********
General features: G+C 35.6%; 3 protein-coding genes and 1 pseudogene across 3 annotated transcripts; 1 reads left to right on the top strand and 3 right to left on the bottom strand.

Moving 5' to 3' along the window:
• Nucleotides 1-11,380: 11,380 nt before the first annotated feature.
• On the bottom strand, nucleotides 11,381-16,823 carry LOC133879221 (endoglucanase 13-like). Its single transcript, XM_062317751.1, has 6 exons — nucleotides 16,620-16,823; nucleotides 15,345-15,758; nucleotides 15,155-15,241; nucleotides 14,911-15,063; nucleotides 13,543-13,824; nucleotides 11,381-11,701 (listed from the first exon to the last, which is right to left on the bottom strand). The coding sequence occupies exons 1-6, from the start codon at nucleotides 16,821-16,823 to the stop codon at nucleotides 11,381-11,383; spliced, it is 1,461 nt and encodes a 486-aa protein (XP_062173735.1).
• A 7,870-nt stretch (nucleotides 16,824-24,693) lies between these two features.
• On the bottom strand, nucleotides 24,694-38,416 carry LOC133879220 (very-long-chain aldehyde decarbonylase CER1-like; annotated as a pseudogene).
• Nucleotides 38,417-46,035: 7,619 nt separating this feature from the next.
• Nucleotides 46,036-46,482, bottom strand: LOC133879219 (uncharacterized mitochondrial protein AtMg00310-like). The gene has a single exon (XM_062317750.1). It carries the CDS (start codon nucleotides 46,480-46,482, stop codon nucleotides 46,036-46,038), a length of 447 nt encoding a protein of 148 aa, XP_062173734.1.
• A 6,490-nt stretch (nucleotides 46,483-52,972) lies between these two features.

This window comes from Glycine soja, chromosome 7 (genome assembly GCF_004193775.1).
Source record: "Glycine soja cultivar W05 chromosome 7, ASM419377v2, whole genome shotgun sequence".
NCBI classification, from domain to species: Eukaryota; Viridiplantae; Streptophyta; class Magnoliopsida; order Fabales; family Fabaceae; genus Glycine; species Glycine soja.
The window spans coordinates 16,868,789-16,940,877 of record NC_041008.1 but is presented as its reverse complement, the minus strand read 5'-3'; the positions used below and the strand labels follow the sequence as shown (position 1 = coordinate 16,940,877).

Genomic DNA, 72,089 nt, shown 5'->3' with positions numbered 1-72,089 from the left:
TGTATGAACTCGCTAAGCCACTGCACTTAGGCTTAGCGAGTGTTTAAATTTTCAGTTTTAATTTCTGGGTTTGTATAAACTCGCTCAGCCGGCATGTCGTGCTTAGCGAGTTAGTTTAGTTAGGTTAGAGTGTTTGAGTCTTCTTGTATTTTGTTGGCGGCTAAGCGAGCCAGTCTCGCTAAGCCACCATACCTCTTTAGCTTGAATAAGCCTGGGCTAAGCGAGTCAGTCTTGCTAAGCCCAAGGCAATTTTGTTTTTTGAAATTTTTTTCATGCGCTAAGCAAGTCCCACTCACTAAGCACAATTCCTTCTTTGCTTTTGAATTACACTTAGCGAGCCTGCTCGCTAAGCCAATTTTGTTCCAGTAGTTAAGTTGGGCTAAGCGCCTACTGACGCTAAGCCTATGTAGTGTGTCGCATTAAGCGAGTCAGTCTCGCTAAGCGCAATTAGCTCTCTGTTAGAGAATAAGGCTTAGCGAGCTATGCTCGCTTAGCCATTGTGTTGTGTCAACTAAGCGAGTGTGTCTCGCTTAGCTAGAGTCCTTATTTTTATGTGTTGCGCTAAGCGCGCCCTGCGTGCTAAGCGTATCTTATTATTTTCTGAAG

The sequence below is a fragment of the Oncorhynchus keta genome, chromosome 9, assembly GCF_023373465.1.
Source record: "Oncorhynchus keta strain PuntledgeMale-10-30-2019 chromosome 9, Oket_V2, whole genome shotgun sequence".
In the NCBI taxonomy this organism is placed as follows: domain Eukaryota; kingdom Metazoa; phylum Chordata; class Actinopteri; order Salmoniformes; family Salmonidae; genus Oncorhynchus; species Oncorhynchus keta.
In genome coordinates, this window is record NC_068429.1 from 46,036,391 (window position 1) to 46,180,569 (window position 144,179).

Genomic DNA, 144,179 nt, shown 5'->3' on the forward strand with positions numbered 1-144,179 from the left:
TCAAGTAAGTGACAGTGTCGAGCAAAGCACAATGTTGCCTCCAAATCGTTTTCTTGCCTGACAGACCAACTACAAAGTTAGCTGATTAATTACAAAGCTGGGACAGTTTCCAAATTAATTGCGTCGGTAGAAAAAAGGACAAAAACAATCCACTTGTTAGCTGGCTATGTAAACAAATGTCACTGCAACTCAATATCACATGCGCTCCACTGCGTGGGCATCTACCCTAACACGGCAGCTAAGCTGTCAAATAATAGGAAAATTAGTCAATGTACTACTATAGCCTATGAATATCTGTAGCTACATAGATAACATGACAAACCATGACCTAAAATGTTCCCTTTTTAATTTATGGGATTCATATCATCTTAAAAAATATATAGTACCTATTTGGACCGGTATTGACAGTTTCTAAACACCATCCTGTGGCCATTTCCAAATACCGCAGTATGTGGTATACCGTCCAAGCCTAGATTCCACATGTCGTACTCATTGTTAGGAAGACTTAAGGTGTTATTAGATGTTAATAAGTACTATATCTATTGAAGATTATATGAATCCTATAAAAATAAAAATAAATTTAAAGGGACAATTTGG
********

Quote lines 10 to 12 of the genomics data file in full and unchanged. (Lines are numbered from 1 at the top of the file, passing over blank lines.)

This window comes from Glycine soja, chromosome 7 (genome assembly GCF_004193775.1).
Source record: "Glycine soja cultivar W05 chromosome 7, ASM419377v2, whole genome shotgun sequence".
NCBI classification, from domain to species: Eukaryota; Viridiplantae; Streptophyta; class Magnoliopsida; order Fabales; family Fabaceae; genus Glycine; species Glycine soja.